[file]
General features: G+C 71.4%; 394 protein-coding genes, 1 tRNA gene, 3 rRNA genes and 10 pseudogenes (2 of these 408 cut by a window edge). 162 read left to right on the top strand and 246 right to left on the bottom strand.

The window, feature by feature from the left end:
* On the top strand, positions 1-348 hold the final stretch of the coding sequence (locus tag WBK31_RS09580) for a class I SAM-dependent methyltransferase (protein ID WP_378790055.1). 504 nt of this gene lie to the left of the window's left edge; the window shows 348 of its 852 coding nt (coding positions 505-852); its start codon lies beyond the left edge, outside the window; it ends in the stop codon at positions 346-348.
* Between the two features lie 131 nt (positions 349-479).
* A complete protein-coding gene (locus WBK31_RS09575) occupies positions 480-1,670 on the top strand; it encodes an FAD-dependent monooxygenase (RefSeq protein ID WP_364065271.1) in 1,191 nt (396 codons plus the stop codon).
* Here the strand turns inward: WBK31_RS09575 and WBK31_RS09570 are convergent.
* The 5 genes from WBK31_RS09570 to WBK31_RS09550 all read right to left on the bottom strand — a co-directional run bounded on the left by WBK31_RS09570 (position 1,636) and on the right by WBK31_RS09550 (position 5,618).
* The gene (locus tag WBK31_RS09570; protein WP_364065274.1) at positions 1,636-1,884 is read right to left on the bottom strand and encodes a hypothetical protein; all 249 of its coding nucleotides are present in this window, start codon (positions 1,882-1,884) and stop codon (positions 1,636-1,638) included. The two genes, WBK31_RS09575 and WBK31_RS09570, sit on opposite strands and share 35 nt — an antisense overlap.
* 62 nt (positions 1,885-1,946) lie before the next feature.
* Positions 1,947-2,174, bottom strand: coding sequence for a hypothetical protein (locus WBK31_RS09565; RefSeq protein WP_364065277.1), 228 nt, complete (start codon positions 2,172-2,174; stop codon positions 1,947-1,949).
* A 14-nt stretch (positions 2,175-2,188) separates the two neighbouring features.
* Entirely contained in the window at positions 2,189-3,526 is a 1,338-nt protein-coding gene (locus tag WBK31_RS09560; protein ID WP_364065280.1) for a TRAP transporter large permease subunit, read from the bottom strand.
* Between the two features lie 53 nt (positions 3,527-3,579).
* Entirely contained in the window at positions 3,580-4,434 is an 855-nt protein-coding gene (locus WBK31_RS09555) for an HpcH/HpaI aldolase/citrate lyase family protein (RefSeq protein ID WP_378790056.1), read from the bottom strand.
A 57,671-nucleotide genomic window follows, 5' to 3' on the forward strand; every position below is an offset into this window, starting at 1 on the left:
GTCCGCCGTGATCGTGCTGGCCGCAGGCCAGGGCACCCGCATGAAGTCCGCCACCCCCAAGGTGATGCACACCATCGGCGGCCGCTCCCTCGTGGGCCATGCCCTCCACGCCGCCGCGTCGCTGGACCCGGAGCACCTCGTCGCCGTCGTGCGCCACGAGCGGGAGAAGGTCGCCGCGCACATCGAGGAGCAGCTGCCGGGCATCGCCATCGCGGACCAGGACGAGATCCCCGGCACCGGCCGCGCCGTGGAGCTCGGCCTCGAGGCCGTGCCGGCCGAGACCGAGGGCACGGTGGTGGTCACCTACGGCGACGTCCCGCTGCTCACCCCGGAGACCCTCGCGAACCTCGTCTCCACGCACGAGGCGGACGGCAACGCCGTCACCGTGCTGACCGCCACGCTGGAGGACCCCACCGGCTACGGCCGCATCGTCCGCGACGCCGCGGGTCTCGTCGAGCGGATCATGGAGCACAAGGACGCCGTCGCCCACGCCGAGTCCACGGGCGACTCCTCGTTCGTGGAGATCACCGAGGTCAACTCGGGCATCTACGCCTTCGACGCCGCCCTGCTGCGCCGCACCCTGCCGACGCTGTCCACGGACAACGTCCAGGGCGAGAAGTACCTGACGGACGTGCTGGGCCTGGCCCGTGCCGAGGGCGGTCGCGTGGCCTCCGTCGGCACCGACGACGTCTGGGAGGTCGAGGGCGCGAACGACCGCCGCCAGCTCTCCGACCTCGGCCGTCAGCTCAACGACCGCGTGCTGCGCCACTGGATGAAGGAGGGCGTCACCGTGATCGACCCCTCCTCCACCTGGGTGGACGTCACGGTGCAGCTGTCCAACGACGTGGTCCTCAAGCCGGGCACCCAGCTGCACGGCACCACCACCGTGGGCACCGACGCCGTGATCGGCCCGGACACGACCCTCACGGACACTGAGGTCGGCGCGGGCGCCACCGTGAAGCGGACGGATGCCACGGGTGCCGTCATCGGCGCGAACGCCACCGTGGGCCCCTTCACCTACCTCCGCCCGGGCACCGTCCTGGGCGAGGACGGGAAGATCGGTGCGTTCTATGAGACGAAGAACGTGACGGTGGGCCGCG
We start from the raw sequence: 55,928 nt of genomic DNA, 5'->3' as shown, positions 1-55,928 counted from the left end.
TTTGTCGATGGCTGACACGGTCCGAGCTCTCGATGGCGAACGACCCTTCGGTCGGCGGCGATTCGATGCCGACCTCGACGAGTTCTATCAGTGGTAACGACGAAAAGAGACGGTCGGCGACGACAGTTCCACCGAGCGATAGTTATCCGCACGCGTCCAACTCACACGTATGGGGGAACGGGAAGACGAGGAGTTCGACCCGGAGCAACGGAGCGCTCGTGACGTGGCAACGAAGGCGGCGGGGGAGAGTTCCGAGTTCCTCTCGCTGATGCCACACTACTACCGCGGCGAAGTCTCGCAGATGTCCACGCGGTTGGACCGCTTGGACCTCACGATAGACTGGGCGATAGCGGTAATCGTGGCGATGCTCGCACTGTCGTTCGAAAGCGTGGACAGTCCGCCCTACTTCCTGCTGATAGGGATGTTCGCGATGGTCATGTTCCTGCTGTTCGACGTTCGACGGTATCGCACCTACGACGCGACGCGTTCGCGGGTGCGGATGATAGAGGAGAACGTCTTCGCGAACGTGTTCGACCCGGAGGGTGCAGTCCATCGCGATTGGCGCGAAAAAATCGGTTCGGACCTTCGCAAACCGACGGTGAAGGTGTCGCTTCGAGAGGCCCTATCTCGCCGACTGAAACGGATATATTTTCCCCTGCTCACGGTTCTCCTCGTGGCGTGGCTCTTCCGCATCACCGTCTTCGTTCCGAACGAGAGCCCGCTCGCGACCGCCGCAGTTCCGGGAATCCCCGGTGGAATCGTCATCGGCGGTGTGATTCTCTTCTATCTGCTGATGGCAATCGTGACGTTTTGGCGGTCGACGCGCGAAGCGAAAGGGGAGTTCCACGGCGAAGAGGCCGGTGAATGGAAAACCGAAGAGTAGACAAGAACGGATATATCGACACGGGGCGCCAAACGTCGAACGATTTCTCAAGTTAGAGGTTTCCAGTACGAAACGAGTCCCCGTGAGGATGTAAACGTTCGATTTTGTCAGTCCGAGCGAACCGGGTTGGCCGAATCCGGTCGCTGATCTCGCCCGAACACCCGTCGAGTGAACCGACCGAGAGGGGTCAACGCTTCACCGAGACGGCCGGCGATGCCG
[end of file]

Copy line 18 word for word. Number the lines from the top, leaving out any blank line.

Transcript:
TTTGTCGATGGCTGACACGGTCCGAGCTCTCGATGGCGAACGACCCTTCGGTCGGCGGCGATTCGATGCCGACCTCGACGAGTTCTATCAGTGGTAACGACGAAAAGAGACGGTCGGCGACGACAGTTCCACCGAGCGATAGTTATCCGCACGCGTCCAACTCACACGTATGGGGGAACGGGAAGACGAGGAGTTCGACCCGGAGCAACGGAGCGCTCGTGACGTGGCAACGAAGGCGGCGGGGGAGAGTTCCGAGTTCCTCTCGCTGATGCCACACTACTACCGCGGCGAAGTCTCGCAGATGTCCACGCGGTTGGACCGCTTGGACCTCACGATAGACTGGGCGATAGCGGTAATCGTGGCGATGCTCGCACTGTCGTTCGAAAGCGTGGACAGTCCGCCCTACTTCCTGCTGATAGGGATGTTCGCGATGGTCATGTTCCTGCTGTTCGACGTTCGACGGTATCGCACCTACGACGCGACGCGTTCGCGGGTGCGGATGATAGAGGAGAACGTCTTCGCGAACGTGTTCGACCCGGAGGGTGCAGTCCATCGCGATTGGCGCGAAAAAATCGGTTCGGACCTTCGCAAACCGACGGTGAAGGTGTCGCTTCGAGAGGCCCTATCTCGCCGACTGAAACGGATATATTTTCCCCTGCTCACGGTTCTCCTCGTGGCGTGGCTCTTCCGCATCACCGTCTTCGTTCCGAACGAGAGCCCGCTCGCGACCGCCGCAGTTCCGGGAATCCCCGGTGGAATCGTCATCGGCGGTGTGATTCTCTTCTATCTGCTGATGGCAATCGTGACGTTTTGGCGGTCGACGCGCGAAGCGAAAGGGGAGTTCCACGGCGAAGAGGCCGGTGAATGGAAAACCGAAGAGTAGACAAGAACGGATATATCGACACGGGGCGCCAAACGTCGAACGATTTCTCAAGTTAGAGGTTTCCAGTACGAAACGAGTCCCCGTGAGGATGTAAACGTTCGATTTTGTCAGTCCGAGCGAACCGGGTTGGCCGAATCCGGTCGCTGATCTCGCCCGAACACCCGTCGAGTGAACCGACCGAGAGGGGTCAACGCTTCACCGAGACGGCCGGCGATGCCG